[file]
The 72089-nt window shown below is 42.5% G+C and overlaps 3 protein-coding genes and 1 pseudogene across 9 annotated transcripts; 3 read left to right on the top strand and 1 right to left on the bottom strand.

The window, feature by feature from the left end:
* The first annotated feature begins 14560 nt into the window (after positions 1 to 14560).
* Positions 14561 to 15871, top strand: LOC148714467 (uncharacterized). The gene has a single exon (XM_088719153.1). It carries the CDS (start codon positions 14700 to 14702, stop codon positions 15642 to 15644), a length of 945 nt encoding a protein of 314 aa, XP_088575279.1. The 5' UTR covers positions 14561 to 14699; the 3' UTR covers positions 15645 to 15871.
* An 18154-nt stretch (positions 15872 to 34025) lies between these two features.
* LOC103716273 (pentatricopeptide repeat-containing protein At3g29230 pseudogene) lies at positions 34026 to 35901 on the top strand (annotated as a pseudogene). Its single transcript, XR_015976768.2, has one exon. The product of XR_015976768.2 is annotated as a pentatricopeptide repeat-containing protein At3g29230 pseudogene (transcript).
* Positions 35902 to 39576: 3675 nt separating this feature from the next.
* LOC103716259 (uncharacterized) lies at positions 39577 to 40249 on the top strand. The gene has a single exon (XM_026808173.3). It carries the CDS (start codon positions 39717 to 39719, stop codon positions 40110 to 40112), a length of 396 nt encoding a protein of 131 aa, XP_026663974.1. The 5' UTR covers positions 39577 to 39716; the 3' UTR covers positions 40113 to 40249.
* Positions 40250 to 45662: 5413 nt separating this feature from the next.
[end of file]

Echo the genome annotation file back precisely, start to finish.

The 72089-nt window shown below is 42.5% G+C and overlaps 3 protein-coding genes and 1 pseudogene across 9 annotated transcripts; 3 read left to right on the top strand and 1 right to left on the bottom strand.

The window, feature by feature from the left end:
* The first annotated feature begins 14560 nt into the window (after positions 1 to 14560).
* Positions 14561 to 15871, top strand: LOC148714467 (uncharacterized). The gene has a single exon (XM_088719153.1). It carries the CDS (start codon positions 14700 to 14702, stop codon positions 15642 to 15644), a length of 945 nt encoding a protein of 314 aa, XP_088575279.1. The 5' UTR covers positions 14561 to 14699; the 3' UTR covers positions 15645 to 15871.
* An 18154-nt stretch (positions 15872 to 34025) lies between these two features.
* LOC103716273 (pentatricopeptide repeat-containing protein At3g29230 pseudogene) lies at positions 34026 to 35901 on the top strand (annotated as a pseudogene). Its single transcript, XR_015976768.2, has one exon. The product of XR_015976768.2 is annotated as a pentatricopeptide repeat-containing protein At3g29230 pseudogene (transcript).
* Positions 35902 to 39576: 3675 nt separating this feature from the next.
* LOC103716259 (uncharacterized) lies at positions 39577 to 40249 on the top strand. The gene has a single exon (XM_026808173.3). It carries the CDS (start codon positions 39717 to 39719, stop codon positions 40110 to 40112), a length of 396 nt encoding a protein of 131 aa, XP_026663974.1. The 5' UTR covers positions 39577 to 39716; the 3' UTR covers positions 40113 to 40249.
* Positions 40250 to 45662: 5413 nt separating this feature from the next.